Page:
The latest report from the Energy Information Administration showed that US crude oil inventories last week fell back to their lowest levels since 2015. In the week ending August 31st, commercial US crude stocks shrank by 4.3 million barrels to 401.49 million barrels.
Trade Concerns Weigh
Despite the draw in inventories, oil prices moved lower over the week as growing concerns over the future of demand linked to escalating trade wars put pressure on prices. The prospect of a fresh round of US tariffs on Chinese goods to the tune of $200 billion, with the potential for Chinese retaliation, has curbed investor enthusiasm. Added to this was the news this week that Trump is reportedly considering taking trade action against Japan, another trading superpower.
While Trump’s moves can be seen as bravado ahead of the upcoming midterm elections, an increasing number of players are beginning to question what the real outcome for the US economy will be if the President continues along this aggressively protectionist path.
Gasoline & Distillate Stocks Soar
Away from global trade concerns, oil prices have also come under pressure from a rally in refined product stocks with gasoline stocks rising by 1.8 million barrels and distillate stocks rising by 3.1 million barrels. Both gasoline and heating oil futures have been at the core of energy markets recently due to an early rally in the week due to storm Gordon. However, gains were conceded as the storm passed without any real consequence for the US energy sector.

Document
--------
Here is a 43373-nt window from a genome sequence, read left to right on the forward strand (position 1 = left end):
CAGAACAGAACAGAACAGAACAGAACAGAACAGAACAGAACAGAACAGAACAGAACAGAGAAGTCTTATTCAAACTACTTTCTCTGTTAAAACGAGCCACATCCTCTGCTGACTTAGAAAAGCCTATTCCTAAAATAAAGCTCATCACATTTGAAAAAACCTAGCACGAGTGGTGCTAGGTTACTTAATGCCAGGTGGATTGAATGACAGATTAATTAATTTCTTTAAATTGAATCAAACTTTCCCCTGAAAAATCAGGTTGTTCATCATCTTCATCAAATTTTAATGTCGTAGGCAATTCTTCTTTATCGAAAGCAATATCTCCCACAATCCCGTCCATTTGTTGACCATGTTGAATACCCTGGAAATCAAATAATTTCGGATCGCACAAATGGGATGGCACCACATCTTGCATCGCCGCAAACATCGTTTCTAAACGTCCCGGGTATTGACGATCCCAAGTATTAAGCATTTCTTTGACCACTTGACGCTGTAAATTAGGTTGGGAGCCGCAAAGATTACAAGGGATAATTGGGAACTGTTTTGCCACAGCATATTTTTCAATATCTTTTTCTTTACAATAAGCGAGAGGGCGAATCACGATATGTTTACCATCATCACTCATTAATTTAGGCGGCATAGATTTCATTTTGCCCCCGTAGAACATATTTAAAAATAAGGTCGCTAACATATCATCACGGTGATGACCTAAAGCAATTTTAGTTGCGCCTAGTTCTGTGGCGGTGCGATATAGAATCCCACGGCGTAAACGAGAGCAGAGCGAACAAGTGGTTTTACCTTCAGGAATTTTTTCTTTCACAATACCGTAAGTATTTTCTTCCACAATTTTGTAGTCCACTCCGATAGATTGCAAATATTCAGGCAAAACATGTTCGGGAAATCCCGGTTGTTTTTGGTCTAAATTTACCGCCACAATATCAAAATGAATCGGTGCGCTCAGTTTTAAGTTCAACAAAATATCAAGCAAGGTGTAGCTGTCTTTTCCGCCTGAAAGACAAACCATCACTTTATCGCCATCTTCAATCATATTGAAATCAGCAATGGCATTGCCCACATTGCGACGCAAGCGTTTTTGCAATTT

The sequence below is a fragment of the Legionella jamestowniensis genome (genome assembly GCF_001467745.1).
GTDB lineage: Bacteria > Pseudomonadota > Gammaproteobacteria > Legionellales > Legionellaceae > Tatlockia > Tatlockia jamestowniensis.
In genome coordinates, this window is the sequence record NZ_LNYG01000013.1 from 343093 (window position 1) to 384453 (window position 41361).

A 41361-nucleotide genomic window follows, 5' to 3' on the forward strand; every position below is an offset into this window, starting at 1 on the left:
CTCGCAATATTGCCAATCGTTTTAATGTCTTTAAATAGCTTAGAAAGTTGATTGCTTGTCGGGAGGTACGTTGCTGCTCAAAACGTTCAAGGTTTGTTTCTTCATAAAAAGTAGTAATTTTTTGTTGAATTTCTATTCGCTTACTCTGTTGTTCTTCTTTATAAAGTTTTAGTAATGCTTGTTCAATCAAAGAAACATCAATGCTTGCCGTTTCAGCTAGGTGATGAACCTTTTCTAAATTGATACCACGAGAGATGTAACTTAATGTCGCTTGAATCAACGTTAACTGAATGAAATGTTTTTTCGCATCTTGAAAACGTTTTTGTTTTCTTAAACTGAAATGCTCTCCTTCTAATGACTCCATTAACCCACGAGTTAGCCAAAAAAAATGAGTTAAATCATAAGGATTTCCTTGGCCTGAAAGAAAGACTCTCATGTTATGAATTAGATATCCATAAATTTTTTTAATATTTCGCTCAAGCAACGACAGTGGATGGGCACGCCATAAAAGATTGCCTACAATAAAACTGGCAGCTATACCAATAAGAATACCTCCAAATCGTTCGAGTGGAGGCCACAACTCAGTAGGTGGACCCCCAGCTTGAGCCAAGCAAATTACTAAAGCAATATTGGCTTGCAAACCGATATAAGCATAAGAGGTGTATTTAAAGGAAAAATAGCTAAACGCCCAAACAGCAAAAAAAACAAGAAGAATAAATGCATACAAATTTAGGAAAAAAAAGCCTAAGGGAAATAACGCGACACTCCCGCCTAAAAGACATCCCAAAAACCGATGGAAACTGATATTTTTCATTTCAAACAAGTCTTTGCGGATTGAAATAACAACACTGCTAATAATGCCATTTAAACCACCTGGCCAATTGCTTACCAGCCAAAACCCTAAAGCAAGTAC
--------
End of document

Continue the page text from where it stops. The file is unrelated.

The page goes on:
Disappointingly for crude bulls, the US driving season was also a rather lackluster one this year, failing to provide the usual boost demand that is typically seen over the summer holiday period.
Iran Sanctions To Lift Prices?
The outlook for crude oil prices is not so bleak. The imposition of fresh US sanctions against Iran from November is set to see crude oil supplies shrink which should provide firm upward price pressure. Furthermore, in its latest report, the Organisation of Petroleum Exporting Countries (OPEC) said on Wednesday that is projects global demand to break above 100 million barrels a day for the first time this year. There is also upside risk to this figure due to the ongoing crisis in Venezuela where the oil production has halved in the last two years to just over 1 million barrels per day.
On the domestic supply front, US crude oil production last week remained at record highs of 11 million barrels per day where it has roughly been since July. However, these levels are expected to come down over the coming months as we see a deceleration in demand linked to the ongoing US / China trade war.
While oil prices have been rallying firmly this year to print levels not seen since 2011. After making those highs, action has looked a little toppy and we have seen a lot of consolidation and correction. Indeed, the bearish outside bar price is printing this week has the potential to act as a left shoulder to the larger head and shoulder pattern that has formed over the last few months putting focus on a potential break of the local rising trend line (in green) and a run down to test the longer-term rising trend line (in red).